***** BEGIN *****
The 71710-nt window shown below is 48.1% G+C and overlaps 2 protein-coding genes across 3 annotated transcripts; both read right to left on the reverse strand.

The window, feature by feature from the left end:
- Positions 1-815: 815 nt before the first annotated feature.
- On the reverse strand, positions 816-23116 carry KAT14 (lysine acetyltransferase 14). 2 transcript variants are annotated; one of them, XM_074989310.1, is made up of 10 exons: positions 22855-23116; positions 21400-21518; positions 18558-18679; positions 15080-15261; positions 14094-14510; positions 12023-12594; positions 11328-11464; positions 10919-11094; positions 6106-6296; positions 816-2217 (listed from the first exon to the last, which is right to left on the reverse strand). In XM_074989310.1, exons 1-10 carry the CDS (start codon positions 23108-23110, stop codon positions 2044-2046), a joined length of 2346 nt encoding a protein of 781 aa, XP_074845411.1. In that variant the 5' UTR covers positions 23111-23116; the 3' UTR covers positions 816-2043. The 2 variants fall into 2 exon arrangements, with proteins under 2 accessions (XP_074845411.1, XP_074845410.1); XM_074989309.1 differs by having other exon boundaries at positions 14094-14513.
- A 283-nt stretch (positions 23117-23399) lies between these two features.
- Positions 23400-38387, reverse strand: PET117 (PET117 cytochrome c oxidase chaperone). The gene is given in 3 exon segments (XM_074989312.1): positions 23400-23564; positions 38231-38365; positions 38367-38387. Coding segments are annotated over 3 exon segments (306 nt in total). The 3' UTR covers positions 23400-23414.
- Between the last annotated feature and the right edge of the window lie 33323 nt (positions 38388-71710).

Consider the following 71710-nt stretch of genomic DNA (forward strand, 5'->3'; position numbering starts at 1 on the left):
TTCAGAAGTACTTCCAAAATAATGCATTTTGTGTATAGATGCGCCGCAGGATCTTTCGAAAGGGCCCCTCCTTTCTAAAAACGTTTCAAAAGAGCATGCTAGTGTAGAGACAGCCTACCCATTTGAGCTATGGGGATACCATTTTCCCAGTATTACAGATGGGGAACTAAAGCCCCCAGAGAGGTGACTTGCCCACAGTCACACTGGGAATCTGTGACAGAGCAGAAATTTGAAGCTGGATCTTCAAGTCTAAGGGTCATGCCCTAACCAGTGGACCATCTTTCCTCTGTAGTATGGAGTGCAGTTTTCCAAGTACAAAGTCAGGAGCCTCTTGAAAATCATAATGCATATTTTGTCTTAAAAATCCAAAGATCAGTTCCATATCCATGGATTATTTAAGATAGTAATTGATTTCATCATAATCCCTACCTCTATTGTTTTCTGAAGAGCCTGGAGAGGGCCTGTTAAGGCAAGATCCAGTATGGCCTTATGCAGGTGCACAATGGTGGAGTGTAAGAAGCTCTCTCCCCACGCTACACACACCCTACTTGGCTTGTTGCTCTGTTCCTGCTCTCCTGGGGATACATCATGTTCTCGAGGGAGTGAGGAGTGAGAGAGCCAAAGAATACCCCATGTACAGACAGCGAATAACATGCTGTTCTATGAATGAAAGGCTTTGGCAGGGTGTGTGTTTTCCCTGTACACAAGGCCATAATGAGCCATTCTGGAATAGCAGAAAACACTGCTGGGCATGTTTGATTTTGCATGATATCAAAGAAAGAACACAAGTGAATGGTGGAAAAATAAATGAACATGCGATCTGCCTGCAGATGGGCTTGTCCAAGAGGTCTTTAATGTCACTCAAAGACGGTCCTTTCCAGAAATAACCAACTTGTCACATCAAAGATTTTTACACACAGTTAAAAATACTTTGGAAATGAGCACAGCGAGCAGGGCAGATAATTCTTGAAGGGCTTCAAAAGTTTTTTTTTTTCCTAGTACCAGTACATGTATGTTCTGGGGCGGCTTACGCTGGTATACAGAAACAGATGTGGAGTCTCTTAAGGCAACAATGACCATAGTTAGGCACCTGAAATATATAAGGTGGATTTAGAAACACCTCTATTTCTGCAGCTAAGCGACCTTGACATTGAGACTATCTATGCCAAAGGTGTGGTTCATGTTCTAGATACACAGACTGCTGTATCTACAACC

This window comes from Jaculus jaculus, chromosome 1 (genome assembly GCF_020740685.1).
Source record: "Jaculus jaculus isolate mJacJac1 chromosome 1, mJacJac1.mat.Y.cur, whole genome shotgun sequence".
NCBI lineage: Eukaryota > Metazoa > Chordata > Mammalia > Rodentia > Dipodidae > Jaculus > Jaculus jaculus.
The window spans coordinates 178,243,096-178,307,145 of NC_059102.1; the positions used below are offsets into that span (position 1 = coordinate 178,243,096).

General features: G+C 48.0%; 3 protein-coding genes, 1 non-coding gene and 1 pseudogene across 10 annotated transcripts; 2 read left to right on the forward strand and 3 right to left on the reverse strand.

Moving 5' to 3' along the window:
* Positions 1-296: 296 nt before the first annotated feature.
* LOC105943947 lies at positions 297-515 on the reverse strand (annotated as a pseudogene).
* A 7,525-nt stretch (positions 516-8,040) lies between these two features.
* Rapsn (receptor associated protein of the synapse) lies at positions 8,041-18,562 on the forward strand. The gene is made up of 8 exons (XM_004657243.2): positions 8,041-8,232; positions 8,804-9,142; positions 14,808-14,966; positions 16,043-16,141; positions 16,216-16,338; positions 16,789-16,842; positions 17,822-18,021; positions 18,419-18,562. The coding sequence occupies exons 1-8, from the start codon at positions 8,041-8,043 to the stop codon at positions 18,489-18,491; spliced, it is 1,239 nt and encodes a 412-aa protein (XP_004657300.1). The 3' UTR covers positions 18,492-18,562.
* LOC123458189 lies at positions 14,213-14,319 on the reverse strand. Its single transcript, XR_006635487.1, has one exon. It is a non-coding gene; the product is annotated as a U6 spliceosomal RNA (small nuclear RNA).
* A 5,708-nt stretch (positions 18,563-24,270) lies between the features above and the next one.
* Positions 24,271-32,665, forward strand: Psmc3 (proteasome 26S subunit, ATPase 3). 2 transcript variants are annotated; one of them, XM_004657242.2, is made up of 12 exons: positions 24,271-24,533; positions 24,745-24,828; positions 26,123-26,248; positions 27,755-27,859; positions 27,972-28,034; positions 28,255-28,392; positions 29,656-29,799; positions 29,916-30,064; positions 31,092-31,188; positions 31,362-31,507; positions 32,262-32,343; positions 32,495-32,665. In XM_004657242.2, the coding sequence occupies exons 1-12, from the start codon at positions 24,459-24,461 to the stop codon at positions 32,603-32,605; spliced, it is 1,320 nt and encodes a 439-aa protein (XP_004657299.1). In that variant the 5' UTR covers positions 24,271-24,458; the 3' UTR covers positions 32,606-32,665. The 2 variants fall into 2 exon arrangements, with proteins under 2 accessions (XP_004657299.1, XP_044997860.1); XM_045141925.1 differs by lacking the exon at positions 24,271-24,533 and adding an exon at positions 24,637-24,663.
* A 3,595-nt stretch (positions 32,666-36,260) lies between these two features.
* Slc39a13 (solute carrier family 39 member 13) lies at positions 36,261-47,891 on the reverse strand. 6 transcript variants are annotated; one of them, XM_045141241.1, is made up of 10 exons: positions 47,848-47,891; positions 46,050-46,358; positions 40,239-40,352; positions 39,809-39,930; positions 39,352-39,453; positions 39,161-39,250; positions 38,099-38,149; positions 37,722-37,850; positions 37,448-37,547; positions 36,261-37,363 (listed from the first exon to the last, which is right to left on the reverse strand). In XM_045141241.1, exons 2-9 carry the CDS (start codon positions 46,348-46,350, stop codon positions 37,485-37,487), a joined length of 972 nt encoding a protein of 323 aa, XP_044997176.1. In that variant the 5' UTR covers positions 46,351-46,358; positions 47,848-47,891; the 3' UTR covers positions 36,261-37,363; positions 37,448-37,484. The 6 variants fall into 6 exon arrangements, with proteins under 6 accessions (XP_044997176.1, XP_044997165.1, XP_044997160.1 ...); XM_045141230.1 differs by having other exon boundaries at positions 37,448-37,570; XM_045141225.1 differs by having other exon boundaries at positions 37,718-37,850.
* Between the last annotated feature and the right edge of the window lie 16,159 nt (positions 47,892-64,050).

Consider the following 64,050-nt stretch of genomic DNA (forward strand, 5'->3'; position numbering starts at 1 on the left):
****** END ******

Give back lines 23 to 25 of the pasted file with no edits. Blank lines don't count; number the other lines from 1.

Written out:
* A 3,595-nt stretch (positions 32,666-36,260) lies between these two features.
* Slc39a13 (solute carrier family 39 member 13) lies at positions 36,261-47,891 on the reverse strand. 6 transcript variants are annotated; one of them, XM_045141241.1, is made up of 10 exons: positions 47,848-47,891; positions 46,050-46,358; positions 40,239-40,352; positions 39,809-39,930; positions 39,352-39,453; positions 39,161-39,250; positions 38,099-38,149; positions 37,722-37,850; positions 37,448-37,547; positions 36,261-37,363 (listed from the first exon to the last, which is right to left on the reverse strand). In XM_045141241.1, exons 2-9 carry the CDS (start codon positions 46,348-46,350, stop codon positions 37,485-37,487), a joined length of 972 nt encoding a protein of 323 aa, XP_044997176.1. In that variant the 5' UTR covers positions 46,351-46,358; positions 47,848-47,891; the 3' UTR covers positions 36,261-37,363; positions 37,448-37,484. The 6 variants fall into 6 exon arrangements, with proteins under 6 accessions (XP_044997176.1, XP_044997165.1, XP_044997160.1 ...); XM_045141230.1 differs by having other exon boundaries at positions 37,448-37,570; XM_045141225.1 differs by having other exon boundaries at positions 37,718-37,850.
* Between the last annotated feature and the right edge of the window lie 16,159 nt (positions 47,892-64,050).